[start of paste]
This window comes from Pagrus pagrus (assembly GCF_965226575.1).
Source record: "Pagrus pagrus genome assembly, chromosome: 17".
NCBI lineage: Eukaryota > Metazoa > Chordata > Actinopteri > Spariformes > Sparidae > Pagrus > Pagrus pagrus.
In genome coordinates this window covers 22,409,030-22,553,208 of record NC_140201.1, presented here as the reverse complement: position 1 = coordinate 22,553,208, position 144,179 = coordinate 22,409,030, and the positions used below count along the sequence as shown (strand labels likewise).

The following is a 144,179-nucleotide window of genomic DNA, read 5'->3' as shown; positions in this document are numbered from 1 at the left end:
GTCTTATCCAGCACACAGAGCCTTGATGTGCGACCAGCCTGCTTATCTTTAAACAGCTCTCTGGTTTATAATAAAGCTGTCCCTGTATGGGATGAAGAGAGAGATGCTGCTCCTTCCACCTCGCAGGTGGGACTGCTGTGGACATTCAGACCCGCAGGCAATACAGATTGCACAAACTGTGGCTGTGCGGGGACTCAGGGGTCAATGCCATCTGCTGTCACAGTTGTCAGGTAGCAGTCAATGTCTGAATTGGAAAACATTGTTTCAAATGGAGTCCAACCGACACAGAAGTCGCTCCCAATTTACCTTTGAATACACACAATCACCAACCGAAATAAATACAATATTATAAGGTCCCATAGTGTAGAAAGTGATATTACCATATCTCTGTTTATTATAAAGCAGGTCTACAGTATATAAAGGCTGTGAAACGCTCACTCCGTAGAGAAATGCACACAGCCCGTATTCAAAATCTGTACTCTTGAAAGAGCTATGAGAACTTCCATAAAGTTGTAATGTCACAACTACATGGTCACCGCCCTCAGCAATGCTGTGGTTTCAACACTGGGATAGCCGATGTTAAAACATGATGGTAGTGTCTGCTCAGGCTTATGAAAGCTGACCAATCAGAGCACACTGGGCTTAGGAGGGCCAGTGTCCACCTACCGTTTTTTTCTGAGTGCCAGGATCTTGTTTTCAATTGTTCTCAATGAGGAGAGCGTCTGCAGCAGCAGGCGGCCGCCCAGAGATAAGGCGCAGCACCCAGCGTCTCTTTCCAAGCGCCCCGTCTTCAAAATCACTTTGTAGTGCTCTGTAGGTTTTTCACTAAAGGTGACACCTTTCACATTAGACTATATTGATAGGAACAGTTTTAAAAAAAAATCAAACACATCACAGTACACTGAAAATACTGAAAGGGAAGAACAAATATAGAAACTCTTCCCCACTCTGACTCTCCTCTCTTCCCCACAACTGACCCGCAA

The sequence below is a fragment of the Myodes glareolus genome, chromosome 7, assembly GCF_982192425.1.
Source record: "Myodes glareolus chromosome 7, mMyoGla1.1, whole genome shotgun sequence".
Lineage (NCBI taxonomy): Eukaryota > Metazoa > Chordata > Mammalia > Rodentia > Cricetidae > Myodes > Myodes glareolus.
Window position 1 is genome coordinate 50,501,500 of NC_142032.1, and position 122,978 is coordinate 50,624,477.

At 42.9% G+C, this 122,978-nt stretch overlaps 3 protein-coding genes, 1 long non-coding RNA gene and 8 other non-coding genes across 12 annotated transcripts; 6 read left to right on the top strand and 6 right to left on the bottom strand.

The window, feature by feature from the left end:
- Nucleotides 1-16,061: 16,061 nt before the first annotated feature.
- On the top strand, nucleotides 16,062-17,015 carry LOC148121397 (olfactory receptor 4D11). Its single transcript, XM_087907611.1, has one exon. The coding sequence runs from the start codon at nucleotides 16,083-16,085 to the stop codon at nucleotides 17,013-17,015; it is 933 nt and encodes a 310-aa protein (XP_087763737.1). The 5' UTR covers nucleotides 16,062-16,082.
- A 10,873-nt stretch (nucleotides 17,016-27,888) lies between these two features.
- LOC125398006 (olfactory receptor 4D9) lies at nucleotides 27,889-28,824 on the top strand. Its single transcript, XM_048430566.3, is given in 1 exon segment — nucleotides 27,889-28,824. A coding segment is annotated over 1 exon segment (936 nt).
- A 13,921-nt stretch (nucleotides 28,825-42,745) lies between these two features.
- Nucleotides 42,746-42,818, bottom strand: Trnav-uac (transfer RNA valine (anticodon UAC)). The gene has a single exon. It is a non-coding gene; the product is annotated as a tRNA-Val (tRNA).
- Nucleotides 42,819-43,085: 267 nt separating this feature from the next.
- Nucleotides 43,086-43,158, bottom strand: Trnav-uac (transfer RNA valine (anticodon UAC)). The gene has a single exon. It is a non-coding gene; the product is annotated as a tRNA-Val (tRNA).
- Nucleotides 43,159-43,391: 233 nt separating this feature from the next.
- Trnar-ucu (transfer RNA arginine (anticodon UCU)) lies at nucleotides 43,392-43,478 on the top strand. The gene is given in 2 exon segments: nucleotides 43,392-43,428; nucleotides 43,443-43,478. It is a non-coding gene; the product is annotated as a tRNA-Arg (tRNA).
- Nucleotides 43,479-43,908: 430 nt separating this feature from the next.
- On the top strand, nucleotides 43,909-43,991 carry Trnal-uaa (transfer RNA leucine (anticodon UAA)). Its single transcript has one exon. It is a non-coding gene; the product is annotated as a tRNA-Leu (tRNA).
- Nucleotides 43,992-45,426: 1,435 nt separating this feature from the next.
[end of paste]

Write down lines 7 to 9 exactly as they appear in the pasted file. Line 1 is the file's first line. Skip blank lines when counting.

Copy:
The sequence below is a fragment of the Myodes glareolus genome, chromosome 7, assembly GCF_982192425.1.
Source record: "Myodes glareolus chromosome 7, mMyoGla1.1, whole genome shotgun sequence".
Lineage (NCBI taxonomy): Eukaryota > Metazoa > Chordata > Mammalia > Rodentia > Cricetidae > Myodes > Myodes glareolus.